Wednesday, January 5, 2011

New Charges of Georgia inmate beatings prompt calls for more access



Ever since thousands of inmates in several prisons across the State of Georgia staged a peaceful strike to raise awareness about and forge a change in their inhumane living conditions and treatment behind bars, they have been retaliated against, according to a coalition that formed to support them in their quest for better treatment, access to loved ones, proper nutrition, and healthcare, among many other things.  


During one of their visits, a fact-finding mission comprised of the Concerned Coalition to Respect Prisoners' Rights found that the inmates were fed bologna sandwiches for several days straight, and some of them were beaten, put in isolation cells, and many were transferred to undisclosed locations.  The Coalition is reporting that there are more abuses and new charges of beatings, and they will appeal to state and prison officials for more access to the inmates.


The Coalition is scheduled to hold a press conference outlining their request in Georgia, tomorrow.  Here's is the full press release, which I received moments ago.  (Beneath the press release are the links to three recent articles I wrote and co-wrote for the Final Call regarding the strike, dubbed "Lockdown for Liberty!" 


Concerned Coalition to Respect Prisoners’ Rights

For Immediate Release                       Contact:  Elaine Brown, 404-542-1211

January 5, 2010     Leila McDowell, 410-336-7879

                                                          concernedcoalitionga@gmail.com                                                                                                     

                                                                        Find us on Facebook.com


Press Conference


THURSDAY, JANUARY 6, 2011

10:30 a.m.

Georgia State Capitol

206 Washington Street

Atlanta, Georgia



NEW CHARGES OF INMATE BEATINGS


Reports from Prison Visits

Set Off Coalition Appeal to DOC and Governor-Elect for More Access

  

The Concerned Coalition to Respect Prisoners’ Rights, formed to support the interests and agenda of thousands of Georgia prisoners who staged a peaceful protest and work strike initiated early last December, will host a press conference this Thursday.  The mothers and other family members of Terrance Dean and Miguel Jackson, inmates reportedly brutally beaten by guards at Macon State and Smith State Prisons in connection with the strike, will be in attendance.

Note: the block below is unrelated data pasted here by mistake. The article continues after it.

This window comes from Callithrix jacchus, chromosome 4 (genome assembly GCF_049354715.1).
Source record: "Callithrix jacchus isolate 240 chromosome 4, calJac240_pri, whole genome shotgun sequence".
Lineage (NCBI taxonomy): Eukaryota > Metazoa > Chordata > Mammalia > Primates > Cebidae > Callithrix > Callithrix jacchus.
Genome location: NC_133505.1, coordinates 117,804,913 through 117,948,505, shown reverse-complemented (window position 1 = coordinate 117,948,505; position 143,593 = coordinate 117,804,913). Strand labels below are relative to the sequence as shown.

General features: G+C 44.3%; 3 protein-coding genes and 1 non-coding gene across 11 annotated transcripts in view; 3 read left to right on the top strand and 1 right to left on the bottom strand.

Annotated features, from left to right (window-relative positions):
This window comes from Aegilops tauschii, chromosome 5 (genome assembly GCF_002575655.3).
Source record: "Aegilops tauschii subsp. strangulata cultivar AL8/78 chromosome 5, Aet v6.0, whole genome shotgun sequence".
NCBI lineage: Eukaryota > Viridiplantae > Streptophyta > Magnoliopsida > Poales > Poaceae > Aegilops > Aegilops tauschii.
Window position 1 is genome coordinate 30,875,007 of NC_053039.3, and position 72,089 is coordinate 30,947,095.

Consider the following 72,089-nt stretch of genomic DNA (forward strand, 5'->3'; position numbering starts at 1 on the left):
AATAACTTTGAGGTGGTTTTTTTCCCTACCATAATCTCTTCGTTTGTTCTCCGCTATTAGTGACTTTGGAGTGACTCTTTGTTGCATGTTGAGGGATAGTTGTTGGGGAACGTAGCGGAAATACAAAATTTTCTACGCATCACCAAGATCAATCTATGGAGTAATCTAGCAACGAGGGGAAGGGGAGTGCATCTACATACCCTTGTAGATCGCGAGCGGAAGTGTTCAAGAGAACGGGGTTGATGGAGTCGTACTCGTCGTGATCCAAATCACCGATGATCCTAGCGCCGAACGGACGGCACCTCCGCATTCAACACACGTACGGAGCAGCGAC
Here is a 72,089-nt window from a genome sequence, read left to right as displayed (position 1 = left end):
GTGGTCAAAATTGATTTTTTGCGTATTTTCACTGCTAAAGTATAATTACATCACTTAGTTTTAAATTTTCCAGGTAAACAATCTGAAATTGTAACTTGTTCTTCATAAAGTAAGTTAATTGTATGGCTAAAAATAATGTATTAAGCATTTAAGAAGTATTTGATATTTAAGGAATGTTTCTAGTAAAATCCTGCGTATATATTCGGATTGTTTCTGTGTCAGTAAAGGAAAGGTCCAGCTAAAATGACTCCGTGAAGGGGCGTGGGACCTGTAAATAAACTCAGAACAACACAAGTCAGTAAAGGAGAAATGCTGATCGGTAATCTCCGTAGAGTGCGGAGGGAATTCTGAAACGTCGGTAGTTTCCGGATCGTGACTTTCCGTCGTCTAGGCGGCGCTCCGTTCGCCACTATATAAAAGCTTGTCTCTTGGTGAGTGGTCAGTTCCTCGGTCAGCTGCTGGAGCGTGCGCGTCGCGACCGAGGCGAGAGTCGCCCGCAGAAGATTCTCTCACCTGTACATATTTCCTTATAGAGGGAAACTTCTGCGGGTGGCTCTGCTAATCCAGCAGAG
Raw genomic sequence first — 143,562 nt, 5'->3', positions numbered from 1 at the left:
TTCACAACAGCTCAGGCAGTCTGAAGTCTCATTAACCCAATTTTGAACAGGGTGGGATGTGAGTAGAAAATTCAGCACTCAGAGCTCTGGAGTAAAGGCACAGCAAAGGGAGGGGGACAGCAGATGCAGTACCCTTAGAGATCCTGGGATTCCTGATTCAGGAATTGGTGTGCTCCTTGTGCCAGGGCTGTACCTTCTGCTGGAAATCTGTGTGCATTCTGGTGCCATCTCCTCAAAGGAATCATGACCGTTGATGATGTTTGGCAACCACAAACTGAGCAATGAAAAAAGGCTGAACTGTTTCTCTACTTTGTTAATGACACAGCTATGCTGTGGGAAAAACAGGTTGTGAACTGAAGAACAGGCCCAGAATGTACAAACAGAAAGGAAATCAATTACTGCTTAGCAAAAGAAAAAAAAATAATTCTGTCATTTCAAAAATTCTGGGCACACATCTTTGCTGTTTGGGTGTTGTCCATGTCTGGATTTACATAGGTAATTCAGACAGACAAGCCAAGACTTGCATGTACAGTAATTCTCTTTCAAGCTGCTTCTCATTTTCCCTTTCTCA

The press conference follows reports of violent abuses of these men and others and the findings of fact by Coalition delegations after visits to two prisons in December.  These reports have increased fears of the targeting of and retaliation against inmates on account of their peaceful protest for their human rights and raise the urgency for immediate reform.

“These new developments have increased our fears and our legitimate call for more access to inmates,” said Elaine Brown, Co-Chair of the Concerned Coalition to Respect Prisoners Rights. 

Ed Dubose, Coalition Co-Chair and president of the NAACP of Georgia, stated, “Family members are frantic and mothers are crying and anguished after learning their loved ones have been badly injured. We cannot allow those cries to go unanswered.  Since the start of the December 9 peaceful work stoppage and appeal for reform and respect for human rights, some inmates have been targeted and others have simply disappeared. We are urging the Department of Corrections and Governor-Elect Nathan Deal to act now to halt these unjust practices and treat these men like human beings.”

Black, brown, white, Muslim, Christian, Rastafarian prisoners, including those at Augusta, Baldwin, Calhoun, Hancock, Hays, Macon, Rogers, Smith, Telfair, Valdosta and Ware State Prisons, joined a peaceful work stoppage December 9, 2010, refusing to come out of their cells as part of a petition to the corrections department. 

Among concerns expressed by inmates were not being paid for their labor; being charged excessive fees for basic medical treatments; language barriers suffered by Latino inmates; arbitrary, harsh disciplinary practices; too few opportunities for education and self improvement; and unjust parole denials.

Coalition leaders attending the press conference will be Mr. Dubose, Ajamu Baraka of the U.S. Human Rights Network, Pastor Kenneth Glasgow of The Ordinary People Society, Chara Jackson of the ACLU of Georgia, along with Abdul Sharrief Muhammad of the Nation of Islam.

The prisoners have been petitioning the corrections department for their human rights, including wages for labor, decent health care and nutritional meals, a halt to cruel and unusual punishments, and an end to unjust just parole decisions. 

                                                               --30--

Final Call links:


"Locked down, exploited and mistreated"

http://www.finalcall.com/artman/publish/National_News_2/article_7536.shtml


"Prisoners' strike becoming movement for justice" 

http://www.finalcall.com/artman/publish/National_News_2/article_7529.shtml


"Lockdown for liberty!" exposes prison conditions

http://www.finalcall.com/artman/publish/National_News_2/article_7498.shtml


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